As previously reported on Conduit Street, an IDOT Study Group (evaluating the recently passed taxation of indemnity deeds of trusts in the same manner as other similar transactions) was established in July by the State Department of Assessments and Taxation(SDAT) pursuant to Senate Bill 1302 of the 2012 special session, State and Local Revenue and Financing Act of 2012. After months of meetings, the group recently issued its final report.
Besides summarizing the legislation that created the study group and its process, the final report summarizes findings from surveys conducted by the Maryland Bankers Association, the Maryland Chapter of the NAIOP Commercial Real Estate Development Corporation, the Homebuilders Association of Maryland, and the local government economic development community.
To determine the fiscal impact for local governments of applying the recordation tax to indemnity mortgages and deeds of trust, the State Archives provided data that allowed the local government representatives to compare the number of commercial transactions between August 1 and October 30, 2012, with August 1 and October 30, 2011 for eleven jurisdictions. These selected jurisdictions represent large, medium and small counties containing urban, suburban, and rural areas of the State. An analysis of this information, including the number of transactions, the total consideration,and recordation taxes paid for each period is included in the final report.
The Study Group’s conclusions are below:
The charge of the Indemnity Mortgage and Deed of Trust Workgroup to study the impact of the recordation tax on these instruments has been completed. The Workgroup can report to you the following findings: (1) the data collected for the two comparative periods indicates that the fiscal estimate of the tax revenues to be collected by local governments in the enabling legislation (SB 1302) will be met or exceeded for most jurisdictions in the State; (2) the volume of commercial transactions since the effective date of the new law is down although the tax revenues have increased in urban, suburban and rural areas alike within the jurisdictions; (3) neither the data collected nor the survey responses provided sufficient information to determine the impact on residential transactions; and (4) the full impact of the new law cannot be evaluated in the few months after the law’s July 1, 2012 effective date. A separate issue arose regarding the uniform interpretation and applicability of the new law on these transactions. This issue is noted in the report only for informational purposes.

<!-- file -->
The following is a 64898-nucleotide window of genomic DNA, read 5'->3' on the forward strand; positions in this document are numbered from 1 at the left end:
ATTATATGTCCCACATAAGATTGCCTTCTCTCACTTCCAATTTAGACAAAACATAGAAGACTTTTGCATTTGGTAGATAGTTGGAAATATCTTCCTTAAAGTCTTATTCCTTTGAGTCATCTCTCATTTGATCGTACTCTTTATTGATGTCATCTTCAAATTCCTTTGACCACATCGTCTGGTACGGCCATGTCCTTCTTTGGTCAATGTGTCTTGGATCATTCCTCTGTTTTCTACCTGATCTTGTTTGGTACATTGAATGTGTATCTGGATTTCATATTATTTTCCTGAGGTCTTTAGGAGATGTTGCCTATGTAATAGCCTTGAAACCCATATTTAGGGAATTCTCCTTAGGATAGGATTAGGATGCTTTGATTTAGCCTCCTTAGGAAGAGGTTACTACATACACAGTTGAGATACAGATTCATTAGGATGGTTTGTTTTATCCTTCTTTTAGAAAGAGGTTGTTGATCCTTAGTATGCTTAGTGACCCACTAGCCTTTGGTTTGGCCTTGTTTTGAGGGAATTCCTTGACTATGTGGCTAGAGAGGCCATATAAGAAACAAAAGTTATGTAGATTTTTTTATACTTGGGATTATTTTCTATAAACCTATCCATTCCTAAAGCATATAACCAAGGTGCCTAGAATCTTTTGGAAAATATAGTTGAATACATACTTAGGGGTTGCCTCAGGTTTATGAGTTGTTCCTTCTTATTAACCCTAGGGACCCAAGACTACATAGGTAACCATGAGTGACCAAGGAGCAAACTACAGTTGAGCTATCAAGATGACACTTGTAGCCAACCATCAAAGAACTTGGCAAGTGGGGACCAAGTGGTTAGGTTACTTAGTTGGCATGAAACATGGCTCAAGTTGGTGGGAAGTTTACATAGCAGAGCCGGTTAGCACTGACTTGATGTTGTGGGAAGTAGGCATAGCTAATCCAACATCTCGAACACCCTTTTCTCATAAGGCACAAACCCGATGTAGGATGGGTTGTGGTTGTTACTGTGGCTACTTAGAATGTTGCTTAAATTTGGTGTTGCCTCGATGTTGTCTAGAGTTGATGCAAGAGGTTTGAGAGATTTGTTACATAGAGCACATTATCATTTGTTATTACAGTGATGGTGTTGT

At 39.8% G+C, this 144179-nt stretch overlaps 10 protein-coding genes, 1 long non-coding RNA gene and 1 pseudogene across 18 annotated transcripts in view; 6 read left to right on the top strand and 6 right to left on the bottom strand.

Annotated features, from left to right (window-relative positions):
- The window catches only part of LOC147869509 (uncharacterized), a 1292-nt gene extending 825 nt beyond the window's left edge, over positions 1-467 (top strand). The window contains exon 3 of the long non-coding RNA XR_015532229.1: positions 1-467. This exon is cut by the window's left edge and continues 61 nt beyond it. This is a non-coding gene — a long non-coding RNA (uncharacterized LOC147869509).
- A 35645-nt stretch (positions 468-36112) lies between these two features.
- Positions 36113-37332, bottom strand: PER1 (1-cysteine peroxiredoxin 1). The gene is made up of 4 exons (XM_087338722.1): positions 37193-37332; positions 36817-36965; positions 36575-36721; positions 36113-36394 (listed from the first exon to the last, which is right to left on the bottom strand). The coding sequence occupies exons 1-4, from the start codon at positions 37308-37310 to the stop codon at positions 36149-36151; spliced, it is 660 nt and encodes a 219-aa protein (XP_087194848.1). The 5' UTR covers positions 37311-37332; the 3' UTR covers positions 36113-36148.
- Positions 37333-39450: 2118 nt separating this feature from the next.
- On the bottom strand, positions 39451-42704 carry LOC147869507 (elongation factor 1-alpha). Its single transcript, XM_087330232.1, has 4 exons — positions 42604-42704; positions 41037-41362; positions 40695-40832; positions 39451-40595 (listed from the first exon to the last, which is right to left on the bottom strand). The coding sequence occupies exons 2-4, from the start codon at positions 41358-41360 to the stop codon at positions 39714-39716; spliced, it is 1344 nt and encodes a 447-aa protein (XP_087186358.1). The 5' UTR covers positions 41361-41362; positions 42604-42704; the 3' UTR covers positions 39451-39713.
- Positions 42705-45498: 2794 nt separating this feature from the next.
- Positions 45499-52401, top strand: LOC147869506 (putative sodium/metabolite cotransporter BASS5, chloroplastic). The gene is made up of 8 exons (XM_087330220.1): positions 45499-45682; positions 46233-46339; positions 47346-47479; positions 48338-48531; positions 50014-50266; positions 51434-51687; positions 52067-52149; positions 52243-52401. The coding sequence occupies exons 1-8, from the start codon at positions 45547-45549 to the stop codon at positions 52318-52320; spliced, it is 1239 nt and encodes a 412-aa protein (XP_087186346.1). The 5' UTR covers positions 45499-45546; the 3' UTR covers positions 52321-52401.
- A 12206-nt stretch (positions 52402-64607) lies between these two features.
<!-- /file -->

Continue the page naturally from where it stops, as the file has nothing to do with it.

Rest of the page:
Although the Study Group found that the revenue collected by local governments during the time frame examined met or exceeded the fiscal estimate, it also pointed out that a some data limitations.
It should be emphasized that whatever trends are observed are subject to the certain qualifications. Given the time limitations that the Workgroup was under to submit its report before December 31, 2012, the sample size may be too small and the time period too narrow from which to draw reliable conclusions. We are unable to conclude whether any of the observed trends are due exclusively to the change in the manner of taxing indemnity deeds of trust, or whether the changes we have observed will continue. Other factors that could affect the data include, but are not limited to, the overall state of the economy.